The numbers: The number of Americans who applied for unemployment benefits in mid-May sank to 242,000, aided by efforts in Massachusetts to counter a recent spike in fraudulent claims.
New jobless claims declined from 264,000 in the prior week, the Labor Department said Thursday. The figures are seasonally adjusted.
The number of people applying for unemployment benefits is one of the best barometers of whether the economy is getting better or worse.
New jobless claims have risen from fewer than 200,000 in January in a sign the labor market is cooling. The problems in Massachusetts don’t alter the underlying trend.
Key details: Thirty-five of the 53 U.S. states and territories that report jobless claims showed a decrease in the week ended May 15. Eighteen posted an increase.
The biggest drop took place in Massachusetts, which is battling a surge in fraudulent applications. New filings in the state sank by 14,042 to 20,901, based on actual or unadjusted data.
Just one week earlier, a spike in Massachusetts filings pushed new U.S. jobless claims to the high level since late 2021.
New unemployment applications in the state still appear to be unusually high, however. Massachusetts reported the the second highest number of new claims after California, another state that has suffered from excessive fraud.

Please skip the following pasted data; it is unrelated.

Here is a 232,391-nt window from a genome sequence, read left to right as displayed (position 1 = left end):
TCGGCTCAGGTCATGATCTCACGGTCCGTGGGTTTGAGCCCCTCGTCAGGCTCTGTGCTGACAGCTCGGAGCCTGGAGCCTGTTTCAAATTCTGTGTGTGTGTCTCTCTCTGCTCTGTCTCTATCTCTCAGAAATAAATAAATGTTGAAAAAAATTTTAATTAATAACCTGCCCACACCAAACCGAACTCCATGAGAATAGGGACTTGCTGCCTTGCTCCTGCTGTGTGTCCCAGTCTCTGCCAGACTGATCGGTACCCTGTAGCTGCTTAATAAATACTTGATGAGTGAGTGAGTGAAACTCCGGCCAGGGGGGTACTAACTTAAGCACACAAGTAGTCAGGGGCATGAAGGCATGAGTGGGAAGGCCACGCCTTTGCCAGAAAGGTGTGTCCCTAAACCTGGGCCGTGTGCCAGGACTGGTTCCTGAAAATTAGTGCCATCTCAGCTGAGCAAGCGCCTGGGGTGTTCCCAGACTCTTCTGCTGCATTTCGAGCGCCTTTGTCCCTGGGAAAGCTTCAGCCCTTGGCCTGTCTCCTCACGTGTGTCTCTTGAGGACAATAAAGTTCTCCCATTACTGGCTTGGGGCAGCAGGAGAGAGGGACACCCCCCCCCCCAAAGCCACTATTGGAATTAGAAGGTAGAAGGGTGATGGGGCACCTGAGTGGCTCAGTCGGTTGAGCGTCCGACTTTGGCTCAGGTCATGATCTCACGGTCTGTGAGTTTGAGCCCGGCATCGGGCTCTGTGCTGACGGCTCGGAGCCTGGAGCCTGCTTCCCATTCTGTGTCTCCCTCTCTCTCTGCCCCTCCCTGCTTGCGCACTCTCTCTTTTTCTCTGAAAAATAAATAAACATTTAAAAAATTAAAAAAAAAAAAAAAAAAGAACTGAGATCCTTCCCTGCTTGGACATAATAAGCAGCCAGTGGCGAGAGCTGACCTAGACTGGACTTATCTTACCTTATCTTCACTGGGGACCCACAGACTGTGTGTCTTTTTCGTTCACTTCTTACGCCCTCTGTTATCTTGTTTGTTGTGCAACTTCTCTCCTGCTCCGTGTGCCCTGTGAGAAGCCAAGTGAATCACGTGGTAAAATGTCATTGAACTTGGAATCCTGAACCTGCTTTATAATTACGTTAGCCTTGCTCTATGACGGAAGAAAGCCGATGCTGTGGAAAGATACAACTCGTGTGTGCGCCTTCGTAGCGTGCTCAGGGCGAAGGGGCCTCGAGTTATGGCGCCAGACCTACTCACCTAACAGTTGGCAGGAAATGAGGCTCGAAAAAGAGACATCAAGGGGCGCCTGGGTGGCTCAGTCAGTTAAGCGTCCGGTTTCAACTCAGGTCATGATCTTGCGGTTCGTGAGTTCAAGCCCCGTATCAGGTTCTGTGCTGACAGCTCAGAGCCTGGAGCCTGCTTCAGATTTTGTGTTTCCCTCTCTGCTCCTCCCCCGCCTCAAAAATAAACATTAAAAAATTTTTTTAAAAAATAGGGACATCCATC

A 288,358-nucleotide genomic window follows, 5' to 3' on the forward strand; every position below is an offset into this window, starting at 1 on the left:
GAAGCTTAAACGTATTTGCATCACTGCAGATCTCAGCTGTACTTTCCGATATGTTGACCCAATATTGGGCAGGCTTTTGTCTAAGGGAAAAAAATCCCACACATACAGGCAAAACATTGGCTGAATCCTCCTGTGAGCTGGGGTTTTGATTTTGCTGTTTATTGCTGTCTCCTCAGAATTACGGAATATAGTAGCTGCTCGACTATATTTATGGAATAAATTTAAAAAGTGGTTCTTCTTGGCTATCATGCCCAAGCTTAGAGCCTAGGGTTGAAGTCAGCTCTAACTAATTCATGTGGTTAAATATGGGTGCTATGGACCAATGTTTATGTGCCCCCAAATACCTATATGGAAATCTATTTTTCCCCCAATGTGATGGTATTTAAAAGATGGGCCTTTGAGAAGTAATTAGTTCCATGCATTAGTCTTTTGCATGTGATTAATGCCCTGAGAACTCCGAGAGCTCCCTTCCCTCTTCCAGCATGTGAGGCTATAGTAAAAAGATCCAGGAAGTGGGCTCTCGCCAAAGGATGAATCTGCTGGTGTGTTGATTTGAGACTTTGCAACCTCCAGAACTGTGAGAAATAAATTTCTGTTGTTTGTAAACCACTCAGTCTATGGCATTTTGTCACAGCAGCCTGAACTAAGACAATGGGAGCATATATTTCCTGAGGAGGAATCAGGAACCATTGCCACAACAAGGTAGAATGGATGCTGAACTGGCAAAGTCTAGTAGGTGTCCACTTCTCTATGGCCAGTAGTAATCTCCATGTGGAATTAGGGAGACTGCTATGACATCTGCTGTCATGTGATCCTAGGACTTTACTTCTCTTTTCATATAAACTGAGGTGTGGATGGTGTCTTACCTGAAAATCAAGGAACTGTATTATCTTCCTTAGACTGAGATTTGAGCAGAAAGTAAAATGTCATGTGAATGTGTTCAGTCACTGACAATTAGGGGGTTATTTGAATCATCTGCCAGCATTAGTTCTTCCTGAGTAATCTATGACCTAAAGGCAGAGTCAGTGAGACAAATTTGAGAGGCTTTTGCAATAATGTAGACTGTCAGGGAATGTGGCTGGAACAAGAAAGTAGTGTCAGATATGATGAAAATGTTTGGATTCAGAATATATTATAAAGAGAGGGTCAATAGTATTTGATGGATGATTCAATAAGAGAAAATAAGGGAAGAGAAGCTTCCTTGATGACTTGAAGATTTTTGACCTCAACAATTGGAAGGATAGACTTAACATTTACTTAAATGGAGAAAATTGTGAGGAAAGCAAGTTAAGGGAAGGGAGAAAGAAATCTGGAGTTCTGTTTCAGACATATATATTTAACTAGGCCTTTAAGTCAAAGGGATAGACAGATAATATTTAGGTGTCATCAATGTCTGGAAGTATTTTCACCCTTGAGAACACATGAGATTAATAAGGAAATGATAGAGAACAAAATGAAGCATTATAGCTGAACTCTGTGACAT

New claims in Massachusetts easily surpassed Texas and New York, two states with a much higher number of workers.
By contrast, Massachusetts is 13th among the states in the total number of employees.
The number of people collecting unemployment benefits in the U.S., meanwhile, dipped by 8,000 to 1.8 million in the week ending May 6.
The gradual increase in these so-called continuing claims over the past year suggests it’s taking longer for people who lose their jobs to find new ones.
Big picture: Jobless claims are slowly creeping higher from historically low levels, but not enough to signal that a recession is on the horizon.
Wall Street is watching unemployment claims closely because it’s one of the first indicators to blink red when the economy is headed for trouble.
Market reaction: The Dow Jones Industrial Average
and S&P 500
were set to open lower in Thursday trades.
This story originally appeared on Marketwatch